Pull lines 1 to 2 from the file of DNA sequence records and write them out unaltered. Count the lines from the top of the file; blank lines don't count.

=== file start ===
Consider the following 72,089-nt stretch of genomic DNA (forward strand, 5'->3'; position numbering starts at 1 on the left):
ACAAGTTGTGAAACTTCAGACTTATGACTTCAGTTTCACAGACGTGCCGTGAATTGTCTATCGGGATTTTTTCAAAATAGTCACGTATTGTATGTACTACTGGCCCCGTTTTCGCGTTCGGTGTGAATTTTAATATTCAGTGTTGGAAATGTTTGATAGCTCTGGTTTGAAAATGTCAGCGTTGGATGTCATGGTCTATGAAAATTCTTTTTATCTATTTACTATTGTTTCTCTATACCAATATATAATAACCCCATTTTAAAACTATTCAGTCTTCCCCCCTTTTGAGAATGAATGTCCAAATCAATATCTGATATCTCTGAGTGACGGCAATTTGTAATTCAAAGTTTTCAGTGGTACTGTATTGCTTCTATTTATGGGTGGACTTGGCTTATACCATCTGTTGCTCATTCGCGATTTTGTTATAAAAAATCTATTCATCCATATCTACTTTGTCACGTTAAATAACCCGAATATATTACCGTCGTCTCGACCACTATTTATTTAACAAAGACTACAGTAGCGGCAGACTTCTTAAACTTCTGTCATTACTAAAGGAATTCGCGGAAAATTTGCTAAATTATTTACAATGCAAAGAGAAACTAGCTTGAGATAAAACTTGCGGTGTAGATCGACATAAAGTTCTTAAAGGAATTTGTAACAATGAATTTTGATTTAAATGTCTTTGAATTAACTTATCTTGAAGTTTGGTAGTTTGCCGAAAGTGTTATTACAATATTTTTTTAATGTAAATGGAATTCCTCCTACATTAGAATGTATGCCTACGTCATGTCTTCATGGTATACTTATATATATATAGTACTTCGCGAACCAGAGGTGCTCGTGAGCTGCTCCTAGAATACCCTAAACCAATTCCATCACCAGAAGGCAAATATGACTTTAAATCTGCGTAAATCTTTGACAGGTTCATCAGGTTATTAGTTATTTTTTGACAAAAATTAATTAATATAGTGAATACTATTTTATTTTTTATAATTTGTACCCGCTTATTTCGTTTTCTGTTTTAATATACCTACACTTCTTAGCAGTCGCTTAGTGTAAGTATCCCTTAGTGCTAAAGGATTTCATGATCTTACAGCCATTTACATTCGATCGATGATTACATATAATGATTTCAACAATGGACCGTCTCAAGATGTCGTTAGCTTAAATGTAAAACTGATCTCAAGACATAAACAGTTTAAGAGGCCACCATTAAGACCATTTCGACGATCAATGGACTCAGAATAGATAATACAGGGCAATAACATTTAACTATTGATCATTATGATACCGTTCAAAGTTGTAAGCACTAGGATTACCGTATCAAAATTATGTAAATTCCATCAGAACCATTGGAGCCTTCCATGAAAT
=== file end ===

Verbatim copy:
Consider the following 72,089-nt stretch of genomic DNA (forward strand, 5'->3'; position numbering starts at 1 on the left):
ACAAGTTGTGAAACTTCAGACTTATGACTTCAGTTTCACAGACGTGCCGTGAATTGTCTATCGGGATTTTTTCAAAATAGTCACGTATTGTATGTACTACTGGCCCCGTTTTCGCGTTCGGTGTGAATTTTAATATTCAGTGTTGGAAATGTTTGATAGCTCTGGTTTGAAAATGTCAGCGTTGGATGTCATGGTCTATGAAAATTCTTTTTATCTATTTACTATTGTTTCTCTATACCAATATATAATAACCCCATTTTAAAACTATTCAGTCTTCCCCCCTTTTGAGAATGAATGTCCAAATCAATATCTGATATCTCTGAGTGACGGCAATTTGTAATTCAAAGTTTTCAGTGGTACTGTATTGCTTCTATTTATGGGTGGACTTGGCTTATACCATCTGTTGCTCATTCGCGATTTTGTTATAAAAAATCTATTCATCCATATCTACTTTGTCACGTTAAATAACCCGAATATATTACCGTCGTCTCGACCACTATTTATTTAACAAAGACTACAGTAGCGGCAGACTTCTTAAACTTCTGTCATTACTAAAGGAATTCGCGGAAAATTTGCTAAATTATTTACAATGCAAAGAGAAACTAGCTTGAGATAAAACTTGCGGTGTAGATCGACATAAAGTTCTTAAAGGAATTTGTAACAATGAATTTTGATTTAAATGTCTTTGAATTAACTTATCTTGAAGTTTGGTAGTTTGCCGAAAGTGTTATTACAATATTTTTTTAATGTAAATGGAATTCCTCCTACATTAGAATGTATGCCTACGTCATGTCTTCATGGTATACTTATATATATATAGTACTTCGCGAACCAGAGGTGCTCGTGAGCTGCTCCTAGAATACCCTAAACCAATTCCATCACCAGAAGGCAAATATGACTTTAAATCTGCGTAAATCTTTGACAGGTTCATCAGGTTATTAGTTATTTTTTGACAAAAATTAATTAATATAGTGAATACTATTTTATTTTTTATAATTTGTACCCGCTTATTTCGTTTTCTGTTTTAATATACCTACACTTCTTAGCAGTCGCTTAGTGTAAGTATCCCTTAGTGCTAAAGGATTTCATGATCTTACAGCCATTTACATTCGATCGATGATTACATATAATGATTTCAACAATGGACCGTCTCAAGATGTCGTTAGCTTAAATGTAAAACTGATCTCAAGACATAAACAGTTTAAGAGGCCACCATTAAGACCATTTCGACGATCAATGGACTCAGAATAGATAATACAGGGCAATAACATTTAACTATTGATCATTATGATACCGTTCAAAGTTGTAAGCACTAGGATTACCGTATCAAAATTATGTAAATTCCATCAGAACCATTGGAGCCTTCCATGAAAT